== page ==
The Assembly Rooms was where anyone who was anybody went to socialize and be entertained when Bath was at its height in the Georgian era. Indeed, the Assembly Rooms were so much a part of fashionable life that it was used as a setting in two of Jane Austen's novels - - Northanger Abbey and Persuasion. Charles Dickens later wrote about them in the Pickwick Papers.
When Bath became popular and fashionable in the 18th century, new residential areas were developed to house these newcomers and visitors. Queens Square, the Circus and the Royal Crescent are some of these new developments. Because these developments were somewhat removed from the traditional city center, there was a demand for a venue close by where people could meet and be entertained.
The most famous architect of the day, Robert Adam, submitted a plan for such a venue but it was rejected as too expensive. Instead, a design by John Wood the Younger, who along with his father John Wood the Elder had designed much of the new residential area, was adopted. The Assembly Rooms were completed in 1771.
Initially, the venue was called the Upper Assembly Rooms. This was because there were already assembly rooms down the hill in the city center (the Lower Assembly Rooms). However, the rival rooms went out of business for various reasons soon after the Upper Assembly Rooms opened and eventually the word Upper was dropped from the title.
The Assembly Rooms was used for balls, concerts and activities such as playing cards and taking tea. During the fashionable season from October to June, there were two balls a week. More than a thousand people would attend. Single people would meet and romance blossomed subject to the somewhat complex social conventions described in Jane Austen's works.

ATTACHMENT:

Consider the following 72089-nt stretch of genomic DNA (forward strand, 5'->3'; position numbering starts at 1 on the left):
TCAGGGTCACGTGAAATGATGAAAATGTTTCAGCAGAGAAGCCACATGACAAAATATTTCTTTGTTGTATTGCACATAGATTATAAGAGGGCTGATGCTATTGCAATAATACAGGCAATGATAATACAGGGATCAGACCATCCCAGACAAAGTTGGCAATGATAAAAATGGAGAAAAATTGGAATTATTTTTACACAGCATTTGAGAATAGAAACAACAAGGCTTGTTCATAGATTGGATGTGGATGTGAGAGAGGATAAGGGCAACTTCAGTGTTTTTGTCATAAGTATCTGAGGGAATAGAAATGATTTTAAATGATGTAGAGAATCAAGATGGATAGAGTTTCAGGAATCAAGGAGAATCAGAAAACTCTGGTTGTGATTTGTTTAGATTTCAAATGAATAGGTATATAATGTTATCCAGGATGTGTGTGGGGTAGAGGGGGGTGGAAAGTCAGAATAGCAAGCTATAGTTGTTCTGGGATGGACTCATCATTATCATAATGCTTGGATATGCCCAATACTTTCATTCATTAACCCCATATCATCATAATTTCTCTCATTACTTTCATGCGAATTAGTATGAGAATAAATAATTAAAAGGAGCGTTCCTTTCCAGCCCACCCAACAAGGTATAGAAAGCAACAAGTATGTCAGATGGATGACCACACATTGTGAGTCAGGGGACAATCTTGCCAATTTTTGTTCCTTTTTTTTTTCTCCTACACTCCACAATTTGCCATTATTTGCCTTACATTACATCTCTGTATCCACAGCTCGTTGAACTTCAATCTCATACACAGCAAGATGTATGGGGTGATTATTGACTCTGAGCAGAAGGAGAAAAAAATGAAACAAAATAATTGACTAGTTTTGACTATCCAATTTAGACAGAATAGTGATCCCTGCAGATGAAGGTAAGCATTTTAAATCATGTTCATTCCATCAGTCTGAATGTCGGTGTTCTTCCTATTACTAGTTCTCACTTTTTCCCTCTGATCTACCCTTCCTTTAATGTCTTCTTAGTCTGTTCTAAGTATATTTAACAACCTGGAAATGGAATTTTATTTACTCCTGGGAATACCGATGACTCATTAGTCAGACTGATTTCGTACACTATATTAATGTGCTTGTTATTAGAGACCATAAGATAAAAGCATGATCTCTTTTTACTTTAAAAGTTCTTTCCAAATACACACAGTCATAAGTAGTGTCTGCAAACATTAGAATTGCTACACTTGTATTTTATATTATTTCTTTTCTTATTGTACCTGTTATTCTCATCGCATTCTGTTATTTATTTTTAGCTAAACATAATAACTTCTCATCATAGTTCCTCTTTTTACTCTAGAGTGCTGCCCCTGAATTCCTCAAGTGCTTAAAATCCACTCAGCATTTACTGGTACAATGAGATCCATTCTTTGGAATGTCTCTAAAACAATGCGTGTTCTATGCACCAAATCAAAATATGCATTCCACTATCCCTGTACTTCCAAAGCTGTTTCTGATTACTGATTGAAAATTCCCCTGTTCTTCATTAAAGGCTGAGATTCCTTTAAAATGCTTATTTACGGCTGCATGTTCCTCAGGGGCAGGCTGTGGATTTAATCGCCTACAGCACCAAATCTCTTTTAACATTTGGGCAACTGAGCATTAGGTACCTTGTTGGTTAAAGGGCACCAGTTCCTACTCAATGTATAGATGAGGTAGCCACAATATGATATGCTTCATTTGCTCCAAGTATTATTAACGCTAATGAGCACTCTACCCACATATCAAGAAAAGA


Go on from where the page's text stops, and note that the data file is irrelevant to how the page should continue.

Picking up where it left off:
Fashions change and by the 20th century, the entertainments that had thrilled the Georgians were no longer in vogue. As a result, the Assembly Rooms were put to different uses including being a cinema for a time. But in 1931, the building was rescued when it was purchased by Society for the Protection of Ancient Buildings.
The Society could not protect the building from the Luftwaffe and it was bombed and burnt during World War II. However, under Sir Albert Richardson, the Assembly Rooms was restored and reopened in 1963. Additional refurbishment was done between 1988 and 1991.
The building was designed in a U-shape. It has three principal rooms - - the Great Octagon Room in the center of the U and the Ball Room and the Tea Room along the flanks. They are elegant rooms, decorated in the Georgian style with pale colored walls, white ceilings and white trim. Nine large crystal chandeliers made for the Assembly Rooms in the 18th century illuminate the decoration. Works of art, including a portrait donated to the Assembly Rooms by Thomas Gainsbourgh, provide focal points. Because they capture the atmosphere of the Georgian era, the rooms have been used as sets in several films.
Owned by the National Trust, the Assembly Rooms is open every day except December 25 and 26. However, the various rooms can be hired for events and on those occasions those rooms are closed to the general public. Admission is free. The Assembly Rooms also has a shop and a cafe in what was once the New Card Room.
In the basement of the Assembly Rooms is the Bath Fashion Museum.
Above: The Tea Room.
Above and below: The Ball Room.
Above: Outdoor seating for the cafe.
Cruise destination guide - England - Bath - The Assembly Rooms